Beng joins Muslims in Eid’l Fitri PDF Print E-mail
Friday, 09 August 2013 14:06

Mayor Beng Climaco yesterday morning joined with the Muslim residents of this city in Eid’l Fitri celebration, marking the end of the Islamic month of Ramadan, with mass prayer at the JFE Memorial Sports Complex in Baliwasan.

Dressed in a fuchsia Muslim gown over a white turung, Climaco proceeded to the grandstand about 8:30 a.m. and greeted (salam) the Muslim residents as they gathered for the morning prayer, to the delight of the Islamic leaders.

For the first time, the city government through the lady chief executive allowed the Muslim community to use the grandstand free of charge for their Eid’l Fitri prayer, which in the past was done in different mosques all over the city.

Early on, Climaco told the Muslim residents that she values the Muslim-Christian coexistence in this part of the country.

“I want you to know that we value our co-existence. Let us pray for peace, unity and understanding as we approach the Eid’l Fitri celebration,” Climaco said Monday when the city government sponsored an Iftar (sunset meal to break the fast during Ramadan) at a mosque in Sta. Barbara.

The former Deputy House Speaker and District 1 representative now mayor of the city said she and her husband Maj. Gen. Salazar used to share something with the Muslim residents of Zamboanga during Ramadan.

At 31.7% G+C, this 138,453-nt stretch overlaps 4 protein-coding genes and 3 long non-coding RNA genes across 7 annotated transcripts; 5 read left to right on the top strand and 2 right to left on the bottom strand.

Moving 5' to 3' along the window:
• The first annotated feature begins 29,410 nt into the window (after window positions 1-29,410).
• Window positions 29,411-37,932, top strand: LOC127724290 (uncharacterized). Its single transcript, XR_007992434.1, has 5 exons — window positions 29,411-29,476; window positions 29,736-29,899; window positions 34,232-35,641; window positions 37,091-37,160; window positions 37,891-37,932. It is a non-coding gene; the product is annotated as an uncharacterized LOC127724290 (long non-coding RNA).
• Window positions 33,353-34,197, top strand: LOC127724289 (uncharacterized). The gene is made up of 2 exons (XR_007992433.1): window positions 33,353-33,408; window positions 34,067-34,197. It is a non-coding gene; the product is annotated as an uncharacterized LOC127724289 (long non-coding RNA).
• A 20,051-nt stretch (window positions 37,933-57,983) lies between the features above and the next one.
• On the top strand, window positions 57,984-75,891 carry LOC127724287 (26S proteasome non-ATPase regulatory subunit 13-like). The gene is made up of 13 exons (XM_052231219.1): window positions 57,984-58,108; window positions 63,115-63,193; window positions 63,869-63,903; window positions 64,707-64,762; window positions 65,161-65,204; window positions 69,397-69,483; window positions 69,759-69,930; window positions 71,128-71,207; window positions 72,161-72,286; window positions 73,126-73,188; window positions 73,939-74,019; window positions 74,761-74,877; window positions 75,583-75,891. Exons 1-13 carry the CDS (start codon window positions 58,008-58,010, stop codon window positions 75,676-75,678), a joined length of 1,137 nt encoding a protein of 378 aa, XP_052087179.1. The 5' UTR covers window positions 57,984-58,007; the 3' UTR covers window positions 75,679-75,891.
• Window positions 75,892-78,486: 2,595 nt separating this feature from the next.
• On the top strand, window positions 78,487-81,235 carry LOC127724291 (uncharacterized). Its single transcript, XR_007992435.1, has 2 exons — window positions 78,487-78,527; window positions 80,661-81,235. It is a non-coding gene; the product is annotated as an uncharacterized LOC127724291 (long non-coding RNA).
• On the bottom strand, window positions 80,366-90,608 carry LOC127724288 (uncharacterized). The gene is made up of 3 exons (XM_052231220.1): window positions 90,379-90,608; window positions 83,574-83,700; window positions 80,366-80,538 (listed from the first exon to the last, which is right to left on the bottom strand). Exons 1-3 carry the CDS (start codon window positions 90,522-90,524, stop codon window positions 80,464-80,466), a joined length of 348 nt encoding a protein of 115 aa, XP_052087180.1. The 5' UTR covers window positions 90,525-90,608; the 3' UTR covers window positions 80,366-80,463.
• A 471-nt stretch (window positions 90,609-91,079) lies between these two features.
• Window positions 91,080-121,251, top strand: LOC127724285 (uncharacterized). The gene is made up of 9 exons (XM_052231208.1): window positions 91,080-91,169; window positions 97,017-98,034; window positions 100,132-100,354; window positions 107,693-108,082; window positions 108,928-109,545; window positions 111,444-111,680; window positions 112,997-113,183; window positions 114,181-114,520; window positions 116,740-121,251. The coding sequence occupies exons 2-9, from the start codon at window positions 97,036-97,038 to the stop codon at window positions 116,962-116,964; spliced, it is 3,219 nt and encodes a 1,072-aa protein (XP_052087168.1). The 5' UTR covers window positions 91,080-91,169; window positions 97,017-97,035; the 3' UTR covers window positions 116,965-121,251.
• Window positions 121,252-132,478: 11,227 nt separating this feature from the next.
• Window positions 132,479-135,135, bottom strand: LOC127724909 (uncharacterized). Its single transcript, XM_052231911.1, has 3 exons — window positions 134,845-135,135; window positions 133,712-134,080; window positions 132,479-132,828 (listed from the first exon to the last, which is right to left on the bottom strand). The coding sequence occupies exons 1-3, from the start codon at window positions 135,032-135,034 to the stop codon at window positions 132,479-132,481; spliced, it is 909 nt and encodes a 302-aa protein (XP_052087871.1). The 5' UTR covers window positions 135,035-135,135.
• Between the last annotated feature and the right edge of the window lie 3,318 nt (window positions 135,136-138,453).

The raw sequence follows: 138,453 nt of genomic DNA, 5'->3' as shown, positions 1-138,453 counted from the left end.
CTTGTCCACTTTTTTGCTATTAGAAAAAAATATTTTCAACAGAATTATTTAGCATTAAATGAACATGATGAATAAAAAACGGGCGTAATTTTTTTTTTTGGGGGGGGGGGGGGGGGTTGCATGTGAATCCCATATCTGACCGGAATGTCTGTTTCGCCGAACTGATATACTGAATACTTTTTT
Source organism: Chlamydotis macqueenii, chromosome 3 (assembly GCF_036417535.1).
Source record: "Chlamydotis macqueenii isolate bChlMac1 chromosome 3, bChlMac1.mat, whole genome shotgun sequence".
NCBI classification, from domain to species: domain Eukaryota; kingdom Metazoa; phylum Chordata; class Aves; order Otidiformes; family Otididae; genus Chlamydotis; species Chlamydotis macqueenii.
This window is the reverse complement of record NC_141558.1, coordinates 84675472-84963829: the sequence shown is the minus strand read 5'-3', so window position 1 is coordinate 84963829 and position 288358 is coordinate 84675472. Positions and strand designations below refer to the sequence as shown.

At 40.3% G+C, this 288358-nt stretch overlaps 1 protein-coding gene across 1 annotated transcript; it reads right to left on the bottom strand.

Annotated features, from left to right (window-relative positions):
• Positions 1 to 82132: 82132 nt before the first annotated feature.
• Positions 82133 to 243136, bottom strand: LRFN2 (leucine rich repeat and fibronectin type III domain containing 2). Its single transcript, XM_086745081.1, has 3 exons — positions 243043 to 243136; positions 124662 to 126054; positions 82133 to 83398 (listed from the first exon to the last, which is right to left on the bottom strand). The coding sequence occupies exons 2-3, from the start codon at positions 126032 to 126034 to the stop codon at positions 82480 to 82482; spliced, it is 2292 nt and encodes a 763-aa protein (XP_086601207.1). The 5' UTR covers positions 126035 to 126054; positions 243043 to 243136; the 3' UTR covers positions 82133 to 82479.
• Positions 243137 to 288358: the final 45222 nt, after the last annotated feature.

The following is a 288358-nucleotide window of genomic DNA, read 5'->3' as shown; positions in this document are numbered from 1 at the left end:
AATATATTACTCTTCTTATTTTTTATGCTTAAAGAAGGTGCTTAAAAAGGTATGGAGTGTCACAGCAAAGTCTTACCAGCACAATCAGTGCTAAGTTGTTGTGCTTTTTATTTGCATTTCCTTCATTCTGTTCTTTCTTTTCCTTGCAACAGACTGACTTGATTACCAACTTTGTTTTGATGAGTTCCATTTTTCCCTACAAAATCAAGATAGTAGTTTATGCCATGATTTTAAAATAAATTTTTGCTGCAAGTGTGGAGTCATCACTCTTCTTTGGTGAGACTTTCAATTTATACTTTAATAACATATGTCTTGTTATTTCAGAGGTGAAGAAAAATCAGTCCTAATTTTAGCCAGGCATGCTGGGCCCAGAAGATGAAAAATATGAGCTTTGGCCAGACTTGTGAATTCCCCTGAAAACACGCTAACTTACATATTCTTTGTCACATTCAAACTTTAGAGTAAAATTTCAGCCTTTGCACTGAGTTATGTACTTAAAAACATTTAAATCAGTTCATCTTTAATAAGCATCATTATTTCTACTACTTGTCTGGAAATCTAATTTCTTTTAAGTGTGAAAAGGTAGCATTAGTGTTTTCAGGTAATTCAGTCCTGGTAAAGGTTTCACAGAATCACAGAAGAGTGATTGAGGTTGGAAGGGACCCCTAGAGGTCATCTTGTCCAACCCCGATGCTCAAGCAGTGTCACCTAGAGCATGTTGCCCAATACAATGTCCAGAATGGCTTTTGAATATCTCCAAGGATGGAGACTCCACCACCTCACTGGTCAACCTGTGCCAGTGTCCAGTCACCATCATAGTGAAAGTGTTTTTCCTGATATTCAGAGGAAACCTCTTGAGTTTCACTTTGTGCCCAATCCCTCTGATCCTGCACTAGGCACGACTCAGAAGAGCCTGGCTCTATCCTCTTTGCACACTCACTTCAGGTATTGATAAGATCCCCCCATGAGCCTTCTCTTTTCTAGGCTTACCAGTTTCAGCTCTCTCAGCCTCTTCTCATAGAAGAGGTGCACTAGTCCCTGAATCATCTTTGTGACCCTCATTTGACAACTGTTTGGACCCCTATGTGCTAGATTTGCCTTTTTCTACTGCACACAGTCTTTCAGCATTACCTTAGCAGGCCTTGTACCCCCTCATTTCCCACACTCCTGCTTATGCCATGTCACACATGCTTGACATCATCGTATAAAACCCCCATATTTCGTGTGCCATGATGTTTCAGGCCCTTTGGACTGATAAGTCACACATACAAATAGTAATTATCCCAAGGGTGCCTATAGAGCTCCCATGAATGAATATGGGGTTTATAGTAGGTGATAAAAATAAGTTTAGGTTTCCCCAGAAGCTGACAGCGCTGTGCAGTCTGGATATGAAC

“My husband told me to visit the mosques and share a little something to our Muslim brothers and sisters,” Climaco recalled. “Little did I know that for this year we are sharing with you something more for your ‘bukah’ (breaking of fasting)” she added.

The Islamic month of Ramadan, during which Muslims around the world abstain from worldly things before sunrise to sunset, will culminate on Friday in what will be called “Eid-ul-Fitr” locally known as “Hariraya Puasa.” It will be a national holiday.

Eid’l Fitri, also known as Ramadan Id, is celebrated by Muslims across the world, at the end of the month of Ramadan. It signifies the breaking of the fasting period, with the sighting of new crescent moon in the evening, on the last day of Ramadan.

The celebration extends to a fiesta of three days and is also called “Choti Eid”, starting on the first day of Shawwal (tenth month of the Islamic calendar). On this day, which is considered to be one of the greatest Muslim festivals, the observers of the fast greet each other in their local language and according to their respective traditions.

The significance of Id-ul-Fitr stems from the special meaning it holds for the entire Muslim community. Legend says that Prophet Mohammad (PBUH) had laid down Eid ul Fitr and Eid-ul-Adha as days of rejoicing and feasting for the Muslims, in the remembrance of Allah. Since then, Muslims fast for the complete month of Ramadan and offer spiritual devotions to the almighty Allah, believing that the fasting will bring them close to Allah and also get them forgiveness for their past sins. It is believed that whoever fasts during Ramadan with absolute faith shall have his past sins forgiven.— Vic Larato